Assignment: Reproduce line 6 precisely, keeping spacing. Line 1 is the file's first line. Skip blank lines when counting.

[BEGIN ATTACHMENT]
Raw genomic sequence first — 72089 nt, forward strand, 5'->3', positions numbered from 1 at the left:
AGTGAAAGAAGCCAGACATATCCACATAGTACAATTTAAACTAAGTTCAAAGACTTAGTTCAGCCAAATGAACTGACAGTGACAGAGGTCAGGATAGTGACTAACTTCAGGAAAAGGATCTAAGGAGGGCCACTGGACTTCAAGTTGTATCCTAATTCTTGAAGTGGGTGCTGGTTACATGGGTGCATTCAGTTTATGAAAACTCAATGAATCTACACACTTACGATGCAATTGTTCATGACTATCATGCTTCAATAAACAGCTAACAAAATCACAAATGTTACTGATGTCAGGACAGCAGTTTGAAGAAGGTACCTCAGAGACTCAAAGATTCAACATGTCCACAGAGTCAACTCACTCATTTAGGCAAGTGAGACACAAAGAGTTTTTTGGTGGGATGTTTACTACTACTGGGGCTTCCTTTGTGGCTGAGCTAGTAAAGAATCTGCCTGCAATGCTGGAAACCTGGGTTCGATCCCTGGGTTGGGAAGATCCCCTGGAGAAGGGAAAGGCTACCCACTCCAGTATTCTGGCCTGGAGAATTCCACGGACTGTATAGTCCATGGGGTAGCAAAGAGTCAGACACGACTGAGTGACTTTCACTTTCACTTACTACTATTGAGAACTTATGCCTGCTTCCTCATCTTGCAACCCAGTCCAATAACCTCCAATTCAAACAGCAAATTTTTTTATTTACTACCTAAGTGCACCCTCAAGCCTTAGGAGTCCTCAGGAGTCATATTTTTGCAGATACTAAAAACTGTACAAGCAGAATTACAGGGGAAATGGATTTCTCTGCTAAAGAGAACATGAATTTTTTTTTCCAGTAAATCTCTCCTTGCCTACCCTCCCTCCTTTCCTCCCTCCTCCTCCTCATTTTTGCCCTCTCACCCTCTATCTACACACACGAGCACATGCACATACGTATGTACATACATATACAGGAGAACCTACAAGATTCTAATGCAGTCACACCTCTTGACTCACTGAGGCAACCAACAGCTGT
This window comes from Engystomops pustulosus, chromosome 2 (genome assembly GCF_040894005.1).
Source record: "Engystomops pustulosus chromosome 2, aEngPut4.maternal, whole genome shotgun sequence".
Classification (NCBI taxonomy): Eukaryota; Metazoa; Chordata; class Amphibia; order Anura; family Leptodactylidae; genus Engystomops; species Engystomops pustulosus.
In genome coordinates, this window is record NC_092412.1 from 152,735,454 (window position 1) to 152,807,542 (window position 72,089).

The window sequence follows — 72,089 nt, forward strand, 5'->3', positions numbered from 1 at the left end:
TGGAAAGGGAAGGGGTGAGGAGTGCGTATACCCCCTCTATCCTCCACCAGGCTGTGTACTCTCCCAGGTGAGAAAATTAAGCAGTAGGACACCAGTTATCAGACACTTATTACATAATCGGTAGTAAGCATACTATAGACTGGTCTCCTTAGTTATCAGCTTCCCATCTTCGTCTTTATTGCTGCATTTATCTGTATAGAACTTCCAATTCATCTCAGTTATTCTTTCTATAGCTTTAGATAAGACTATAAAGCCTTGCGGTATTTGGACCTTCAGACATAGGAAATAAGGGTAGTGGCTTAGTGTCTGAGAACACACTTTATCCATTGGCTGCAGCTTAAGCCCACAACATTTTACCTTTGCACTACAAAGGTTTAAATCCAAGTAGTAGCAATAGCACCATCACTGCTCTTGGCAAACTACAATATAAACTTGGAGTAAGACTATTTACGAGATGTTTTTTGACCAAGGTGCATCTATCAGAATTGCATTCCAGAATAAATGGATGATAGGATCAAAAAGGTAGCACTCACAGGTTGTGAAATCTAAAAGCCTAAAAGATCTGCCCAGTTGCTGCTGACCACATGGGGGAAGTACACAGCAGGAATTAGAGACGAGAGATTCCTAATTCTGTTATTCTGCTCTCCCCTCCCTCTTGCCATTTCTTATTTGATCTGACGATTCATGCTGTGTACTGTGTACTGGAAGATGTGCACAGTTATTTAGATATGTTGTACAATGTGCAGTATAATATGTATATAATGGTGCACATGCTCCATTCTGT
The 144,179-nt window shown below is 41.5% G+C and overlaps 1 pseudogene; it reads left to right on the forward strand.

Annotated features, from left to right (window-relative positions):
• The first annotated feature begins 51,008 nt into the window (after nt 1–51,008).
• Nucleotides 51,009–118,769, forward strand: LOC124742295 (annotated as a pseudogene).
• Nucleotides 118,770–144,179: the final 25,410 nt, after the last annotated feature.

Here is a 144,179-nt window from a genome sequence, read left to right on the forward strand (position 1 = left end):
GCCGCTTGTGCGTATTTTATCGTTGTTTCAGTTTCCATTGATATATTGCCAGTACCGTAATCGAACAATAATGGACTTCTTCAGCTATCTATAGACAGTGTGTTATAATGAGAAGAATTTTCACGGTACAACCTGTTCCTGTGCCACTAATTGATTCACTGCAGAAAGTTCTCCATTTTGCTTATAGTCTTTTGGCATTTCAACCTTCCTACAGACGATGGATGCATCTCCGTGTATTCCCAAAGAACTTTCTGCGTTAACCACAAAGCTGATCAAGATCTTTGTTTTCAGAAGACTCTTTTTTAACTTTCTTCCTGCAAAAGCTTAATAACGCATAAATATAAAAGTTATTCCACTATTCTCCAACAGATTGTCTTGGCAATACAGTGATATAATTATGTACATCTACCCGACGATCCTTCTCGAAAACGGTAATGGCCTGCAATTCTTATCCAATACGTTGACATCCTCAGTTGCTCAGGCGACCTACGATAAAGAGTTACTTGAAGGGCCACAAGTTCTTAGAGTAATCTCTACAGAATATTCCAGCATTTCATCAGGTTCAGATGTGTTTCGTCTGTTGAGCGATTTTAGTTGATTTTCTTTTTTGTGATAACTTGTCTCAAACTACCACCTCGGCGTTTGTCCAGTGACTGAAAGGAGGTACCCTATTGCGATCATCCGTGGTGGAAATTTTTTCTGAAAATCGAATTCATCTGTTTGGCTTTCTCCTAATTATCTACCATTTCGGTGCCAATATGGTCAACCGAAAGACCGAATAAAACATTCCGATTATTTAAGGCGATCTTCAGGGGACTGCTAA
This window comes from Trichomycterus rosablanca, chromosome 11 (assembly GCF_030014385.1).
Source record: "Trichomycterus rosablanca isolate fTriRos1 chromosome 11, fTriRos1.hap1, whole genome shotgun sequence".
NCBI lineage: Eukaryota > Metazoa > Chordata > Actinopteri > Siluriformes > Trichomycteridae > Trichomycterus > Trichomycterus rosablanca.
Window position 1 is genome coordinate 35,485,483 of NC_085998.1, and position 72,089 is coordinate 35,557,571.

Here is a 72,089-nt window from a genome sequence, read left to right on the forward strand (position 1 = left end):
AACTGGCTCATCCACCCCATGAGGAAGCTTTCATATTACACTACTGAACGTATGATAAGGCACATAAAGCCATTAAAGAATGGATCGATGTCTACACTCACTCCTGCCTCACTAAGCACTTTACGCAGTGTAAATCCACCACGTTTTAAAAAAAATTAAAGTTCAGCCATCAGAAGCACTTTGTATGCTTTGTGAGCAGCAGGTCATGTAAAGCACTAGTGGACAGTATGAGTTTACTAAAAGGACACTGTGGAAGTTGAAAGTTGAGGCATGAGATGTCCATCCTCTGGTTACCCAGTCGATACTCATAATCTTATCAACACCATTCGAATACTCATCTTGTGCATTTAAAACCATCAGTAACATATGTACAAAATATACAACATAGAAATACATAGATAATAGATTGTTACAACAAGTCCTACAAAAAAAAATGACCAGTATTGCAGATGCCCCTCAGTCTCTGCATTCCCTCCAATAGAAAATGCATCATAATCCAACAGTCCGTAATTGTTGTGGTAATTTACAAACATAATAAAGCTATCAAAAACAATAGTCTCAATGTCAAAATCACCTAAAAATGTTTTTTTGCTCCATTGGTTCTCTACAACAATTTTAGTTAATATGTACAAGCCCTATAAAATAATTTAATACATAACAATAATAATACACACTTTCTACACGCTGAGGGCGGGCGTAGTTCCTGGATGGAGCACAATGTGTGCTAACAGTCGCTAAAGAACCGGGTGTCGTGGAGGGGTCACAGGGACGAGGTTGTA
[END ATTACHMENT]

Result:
In genome coordinates, this window is record NC_092412.1 from 152,735,454 (window position 1) to 152,807,542 (window position 72,089).